The first few days of the Yom Kippur War were confusing and frightening.
We heard that things were going badly for Israel on both fronts. Later, after the war, we learned that Moshe Dayan told Prime Minister Golda Meir that the Third Commonwealth was about to fall.
Turning the tide of war called for operational genius.
Ariel Sharon had that genius, and a plan. There was a narrow gap in the Egyptian line. Sharon believed he could cross the Suez, and exploit that seam. Sharon’s superiors had little faith in Sharon’s plan. They ordered Sharon to stop sending forces across the canal. Instead, they wanted him to widen the gap on the Israeli side of the Suez.
Sharon read the battlefield differently. He knew that only decisive, offensive action could rescue the Jewish state. His plan, grandiose and brilliant, was to cross the canal, encircle the Egyptian Third Army, and threaten that army with complete annihilation.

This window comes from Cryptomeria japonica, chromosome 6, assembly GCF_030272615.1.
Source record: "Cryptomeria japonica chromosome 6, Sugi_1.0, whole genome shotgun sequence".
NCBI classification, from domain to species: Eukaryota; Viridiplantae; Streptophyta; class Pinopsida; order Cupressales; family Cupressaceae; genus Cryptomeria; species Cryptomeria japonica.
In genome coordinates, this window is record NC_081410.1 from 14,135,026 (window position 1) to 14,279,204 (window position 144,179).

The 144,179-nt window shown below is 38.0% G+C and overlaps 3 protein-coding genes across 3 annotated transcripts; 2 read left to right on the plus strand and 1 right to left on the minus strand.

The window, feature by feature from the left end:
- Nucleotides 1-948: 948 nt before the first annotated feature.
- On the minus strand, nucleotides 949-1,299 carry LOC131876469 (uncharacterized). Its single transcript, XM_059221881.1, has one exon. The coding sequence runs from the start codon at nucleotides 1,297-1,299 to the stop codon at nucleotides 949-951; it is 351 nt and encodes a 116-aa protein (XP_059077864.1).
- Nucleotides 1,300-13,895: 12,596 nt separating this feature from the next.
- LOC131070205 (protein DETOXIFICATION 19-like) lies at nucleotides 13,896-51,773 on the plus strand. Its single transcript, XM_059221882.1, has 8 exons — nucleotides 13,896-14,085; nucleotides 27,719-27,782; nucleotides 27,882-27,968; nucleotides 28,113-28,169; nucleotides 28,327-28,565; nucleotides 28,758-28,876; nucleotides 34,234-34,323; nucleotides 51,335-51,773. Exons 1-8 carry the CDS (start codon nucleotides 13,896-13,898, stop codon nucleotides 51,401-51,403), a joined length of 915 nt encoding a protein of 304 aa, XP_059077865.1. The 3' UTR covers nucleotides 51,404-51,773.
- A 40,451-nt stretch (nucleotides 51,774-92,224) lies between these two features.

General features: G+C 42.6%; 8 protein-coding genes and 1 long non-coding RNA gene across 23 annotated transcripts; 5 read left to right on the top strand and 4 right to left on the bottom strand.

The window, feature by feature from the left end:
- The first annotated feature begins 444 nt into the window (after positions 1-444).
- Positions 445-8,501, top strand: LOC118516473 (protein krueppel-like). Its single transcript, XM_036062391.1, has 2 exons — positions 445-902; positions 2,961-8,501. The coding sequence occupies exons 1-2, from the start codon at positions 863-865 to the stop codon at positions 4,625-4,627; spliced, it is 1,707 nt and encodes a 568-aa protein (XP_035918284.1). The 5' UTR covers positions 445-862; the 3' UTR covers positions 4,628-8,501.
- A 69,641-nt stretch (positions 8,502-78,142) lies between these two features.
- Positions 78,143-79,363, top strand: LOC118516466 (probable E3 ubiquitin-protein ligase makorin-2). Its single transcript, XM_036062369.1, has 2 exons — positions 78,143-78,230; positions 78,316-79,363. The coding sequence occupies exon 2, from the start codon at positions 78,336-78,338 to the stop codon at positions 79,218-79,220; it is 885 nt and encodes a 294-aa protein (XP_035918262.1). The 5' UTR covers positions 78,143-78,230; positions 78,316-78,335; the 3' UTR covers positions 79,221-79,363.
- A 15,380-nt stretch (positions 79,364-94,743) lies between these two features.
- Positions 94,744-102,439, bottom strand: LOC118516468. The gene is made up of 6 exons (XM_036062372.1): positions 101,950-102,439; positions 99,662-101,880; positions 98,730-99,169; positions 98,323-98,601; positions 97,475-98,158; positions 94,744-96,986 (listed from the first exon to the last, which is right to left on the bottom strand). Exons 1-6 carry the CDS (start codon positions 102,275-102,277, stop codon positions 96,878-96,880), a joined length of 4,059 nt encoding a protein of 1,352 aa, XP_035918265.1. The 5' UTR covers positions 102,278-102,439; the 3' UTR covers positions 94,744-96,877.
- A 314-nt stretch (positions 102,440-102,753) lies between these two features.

Sharon’s military superiors believed the Egyptians would sniff out the plan, close the gap, and destroy Sharon’s small, vulnerable force.
Sharon disobeyed orders. He claimed there were communication problems. Perhaps the oldest, most reliable fiction soldiers use to neutralize their commanders.
Sharon knew from years of fighting Arab armies that attacking from the rear, destroying the missiles that wreaked havoc on the Israeli Air Force, ambushing reinforcements, destroying supply depots, and sowing chaos across the entire front, would cause the Egyptian army to collapse. Arab armies are notoriously unimaginative when face with a nimble, improvisational enemy. They have a tendency to fall back into a defensive, suicidal posture.
And this is exactly what happened.
Of course, Sharon’s superiors were furious with him. But deep down, they knew that the man who had defied them, had saved the Jewish State.